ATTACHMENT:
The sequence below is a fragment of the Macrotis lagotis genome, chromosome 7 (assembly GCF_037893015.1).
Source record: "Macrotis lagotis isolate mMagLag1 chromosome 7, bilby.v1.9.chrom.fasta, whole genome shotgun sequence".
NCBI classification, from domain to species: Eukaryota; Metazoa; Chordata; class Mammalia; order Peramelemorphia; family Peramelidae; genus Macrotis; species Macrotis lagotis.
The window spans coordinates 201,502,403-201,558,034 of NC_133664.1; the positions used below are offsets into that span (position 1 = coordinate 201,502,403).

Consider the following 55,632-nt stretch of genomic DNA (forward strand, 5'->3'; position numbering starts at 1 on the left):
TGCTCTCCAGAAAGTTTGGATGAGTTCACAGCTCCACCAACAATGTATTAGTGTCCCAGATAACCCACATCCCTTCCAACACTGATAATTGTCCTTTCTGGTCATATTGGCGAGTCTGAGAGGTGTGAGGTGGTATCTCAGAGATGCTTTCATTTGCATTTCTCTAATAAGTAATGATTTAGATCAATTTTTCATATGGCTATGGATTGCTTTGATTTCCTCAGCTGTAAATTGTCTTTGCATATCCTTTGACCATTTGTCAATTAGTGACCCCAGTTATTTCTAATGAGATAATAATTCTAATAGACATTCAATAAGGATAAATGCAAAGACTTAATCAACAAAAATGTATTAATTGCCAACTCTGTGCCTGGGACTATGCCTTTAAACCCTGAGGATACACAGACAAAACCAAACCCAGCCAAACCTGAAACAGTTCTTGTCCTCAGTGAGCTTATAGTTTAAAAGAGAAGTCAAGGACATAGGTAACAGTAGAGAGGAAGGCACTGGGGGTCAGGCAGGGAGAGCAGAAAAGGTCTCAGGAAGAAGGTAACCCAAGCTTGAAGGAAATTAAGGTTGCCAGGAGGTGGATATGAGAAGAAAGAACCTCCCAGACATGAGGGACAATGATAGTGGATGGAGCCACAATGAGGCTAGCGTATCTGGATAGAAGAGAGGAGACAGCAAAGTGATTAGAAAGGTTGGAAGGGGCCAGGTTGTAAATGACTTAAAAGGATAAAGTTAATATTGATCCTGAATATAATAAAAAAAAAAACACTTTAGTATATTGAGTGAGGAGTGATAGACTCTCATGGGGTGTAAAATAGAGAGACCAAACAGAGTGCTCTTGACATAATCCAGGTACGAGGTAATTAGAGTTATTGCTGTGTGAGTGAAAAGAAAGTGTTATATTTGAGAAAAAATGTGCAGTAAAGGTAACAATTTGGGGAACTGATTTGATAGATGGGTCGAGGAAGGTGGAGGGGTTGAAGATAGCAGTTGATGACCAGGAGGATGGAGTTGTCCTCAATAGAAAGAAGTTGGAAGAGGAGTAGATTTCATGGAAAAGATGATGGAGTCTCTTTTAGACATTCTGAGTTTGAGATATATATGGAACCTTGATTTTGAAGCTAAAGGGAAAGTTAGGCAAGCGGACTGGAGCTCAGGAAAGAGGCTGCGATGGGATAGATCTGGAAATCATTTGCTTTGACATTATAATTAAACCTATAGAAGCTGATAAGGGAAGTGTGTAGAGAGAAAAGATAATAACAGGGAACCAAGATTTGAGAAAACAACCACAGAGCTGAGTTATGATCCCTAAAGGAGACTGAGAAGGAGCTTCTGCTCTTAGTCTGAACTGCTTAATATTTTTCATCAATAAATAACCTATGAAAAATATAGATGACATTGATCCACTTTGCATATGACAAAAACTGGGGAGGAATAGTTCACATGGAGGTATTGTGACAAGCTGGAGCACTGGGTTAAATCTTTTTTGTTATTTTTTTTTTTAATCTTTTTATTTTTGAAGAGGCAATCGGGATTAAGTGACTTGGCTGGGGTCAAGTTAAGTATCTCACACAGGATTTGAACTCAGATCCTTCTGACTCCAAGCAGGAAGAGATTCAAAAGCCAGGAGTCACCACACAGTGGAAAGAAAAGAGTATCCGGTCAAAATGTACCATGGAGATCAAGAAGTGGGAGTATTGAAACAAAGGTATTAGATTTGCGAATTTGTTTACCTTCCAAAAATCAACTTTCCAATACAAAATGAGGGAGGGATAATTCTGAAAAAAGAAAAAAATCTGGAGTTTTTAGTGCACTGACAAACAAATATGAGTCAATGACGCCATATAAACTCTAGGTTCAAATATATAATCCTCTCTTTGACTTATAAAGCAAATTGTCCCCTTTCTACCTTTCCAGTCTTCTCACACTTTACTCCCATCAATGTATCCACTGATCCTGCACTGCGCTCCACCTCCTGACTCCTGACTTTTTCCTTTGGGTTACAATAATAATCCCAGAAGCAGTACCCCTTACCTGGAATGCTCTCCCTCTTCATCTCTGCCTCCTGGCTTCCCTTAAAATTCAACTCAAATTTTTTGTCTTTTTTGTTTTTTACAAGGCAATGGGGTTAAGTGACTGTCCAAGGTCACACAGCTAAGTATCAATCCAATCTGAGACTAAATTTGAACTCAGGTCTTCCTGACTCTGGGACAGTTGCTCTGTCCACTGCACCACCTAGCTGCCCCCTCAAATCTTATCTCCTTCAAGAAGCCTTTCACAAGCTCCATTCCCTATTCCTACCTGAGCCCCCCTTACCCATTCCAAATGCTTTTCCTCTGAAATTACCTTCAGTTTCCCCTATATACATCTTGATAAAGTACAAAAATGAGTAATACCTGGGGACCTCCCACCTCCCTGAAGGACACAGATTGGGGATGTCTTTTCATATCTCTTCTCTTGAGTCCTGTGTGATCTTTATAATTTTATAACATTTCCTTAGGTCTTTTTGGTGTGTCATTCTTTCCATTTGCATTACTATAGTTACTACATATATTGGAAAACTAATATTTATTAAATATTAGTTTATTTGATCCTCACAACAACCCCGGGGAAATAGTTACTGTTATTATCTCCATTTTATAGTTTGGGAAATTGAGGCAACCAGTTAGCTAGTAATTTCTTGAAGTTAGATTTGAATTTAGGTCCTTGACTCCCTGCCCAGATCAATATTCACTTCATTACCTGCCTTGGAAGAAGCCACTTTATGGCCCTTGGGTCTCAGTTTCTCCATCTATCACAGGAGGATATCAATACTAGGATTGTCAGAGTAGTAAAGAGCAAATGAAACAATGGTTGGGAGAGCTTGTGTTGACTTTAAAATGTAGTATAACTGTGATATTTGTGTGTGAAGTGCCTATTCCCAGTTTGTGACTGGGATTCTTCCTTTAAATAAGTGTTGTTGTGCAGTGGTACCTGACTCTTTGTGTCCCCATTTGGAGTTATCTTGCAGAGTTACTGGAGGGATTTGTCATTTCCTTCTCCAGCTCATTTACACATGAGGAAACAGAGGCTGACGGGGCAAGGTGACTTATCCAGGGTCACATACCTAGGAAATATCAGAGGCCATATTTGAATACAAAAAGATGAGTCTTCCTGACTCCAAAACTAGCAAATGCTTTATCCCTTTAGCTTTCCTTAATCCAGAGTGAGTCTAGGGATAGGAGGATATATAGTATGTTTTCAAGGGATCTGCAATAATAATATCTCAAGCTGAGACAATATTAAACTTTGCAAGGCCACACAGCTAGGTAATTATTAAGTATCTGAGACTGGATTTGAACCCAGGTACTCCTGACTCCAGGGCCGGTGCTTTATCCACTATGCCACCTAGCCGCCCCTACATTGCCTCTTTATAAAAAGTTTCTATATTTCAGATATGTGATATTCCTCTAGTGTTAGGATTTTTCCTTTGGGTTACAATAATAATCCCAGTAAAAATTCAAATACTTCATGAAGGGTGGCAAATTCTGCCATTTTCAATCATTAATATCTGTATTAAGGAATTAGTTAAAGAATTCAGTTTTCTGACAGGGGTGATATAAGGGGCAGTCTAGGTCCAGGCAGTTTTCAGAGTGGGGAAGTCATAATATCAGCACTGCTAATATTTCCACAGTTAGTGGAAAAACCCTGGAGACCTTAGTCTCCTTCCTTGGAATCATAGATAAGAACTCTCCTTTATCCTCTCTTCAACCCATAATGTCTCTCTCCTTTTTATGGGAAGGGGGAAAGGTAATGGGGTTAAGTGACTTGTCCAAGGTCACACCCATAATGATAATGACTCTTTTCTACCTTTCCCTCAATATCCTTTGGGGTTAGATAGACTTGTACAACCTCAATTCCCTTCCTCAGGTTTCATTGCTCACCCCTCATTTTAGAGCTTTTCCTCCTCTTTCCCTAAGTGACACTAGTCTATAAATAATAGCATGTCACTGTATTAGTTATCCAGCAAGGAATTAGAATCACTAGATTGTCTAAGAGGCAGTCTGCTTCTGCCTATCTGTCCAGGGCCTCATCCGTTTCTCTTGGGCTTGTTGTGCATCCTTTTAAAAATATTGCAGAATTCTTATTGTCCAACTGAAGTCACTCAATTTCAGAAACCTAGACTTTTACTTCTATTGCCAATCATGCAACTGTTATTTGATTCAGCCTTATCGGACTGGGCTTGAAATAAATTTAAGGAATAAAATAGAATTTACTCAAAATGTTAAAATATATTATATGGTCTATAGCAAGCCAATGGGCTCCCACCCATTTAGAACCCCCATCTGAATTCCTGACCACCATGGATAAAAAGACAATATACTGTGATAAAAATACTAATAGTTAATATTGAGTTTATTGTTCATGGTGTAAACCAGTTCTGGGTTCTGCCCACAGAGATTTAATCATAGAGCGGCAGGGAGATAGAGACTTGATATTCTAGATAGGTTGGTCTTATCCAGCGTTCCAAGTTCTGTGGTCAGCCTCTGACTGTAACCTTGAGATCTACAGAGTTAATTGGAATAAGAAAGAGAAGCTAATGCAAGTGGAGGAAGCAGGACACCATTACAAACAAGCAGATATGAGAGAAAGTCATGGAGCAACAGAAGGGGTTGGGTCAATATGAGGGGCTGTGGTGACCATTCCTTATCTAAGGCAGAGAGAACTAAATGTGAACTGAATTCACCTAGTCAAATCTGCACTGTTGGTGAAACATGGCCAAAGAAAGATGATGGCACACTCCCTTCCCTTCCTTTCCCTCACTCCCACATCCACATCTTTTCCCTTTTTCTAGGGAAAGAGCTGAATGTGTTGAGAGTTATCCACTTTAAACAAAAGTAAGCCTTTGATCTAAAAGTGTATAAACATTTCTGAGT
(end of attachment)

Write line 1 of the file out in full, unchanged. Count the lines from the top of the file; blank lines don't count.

The sequence below is a fragment of the Macrotis lagotis genome, chromosome 7 (assembly GCF_037893015.1).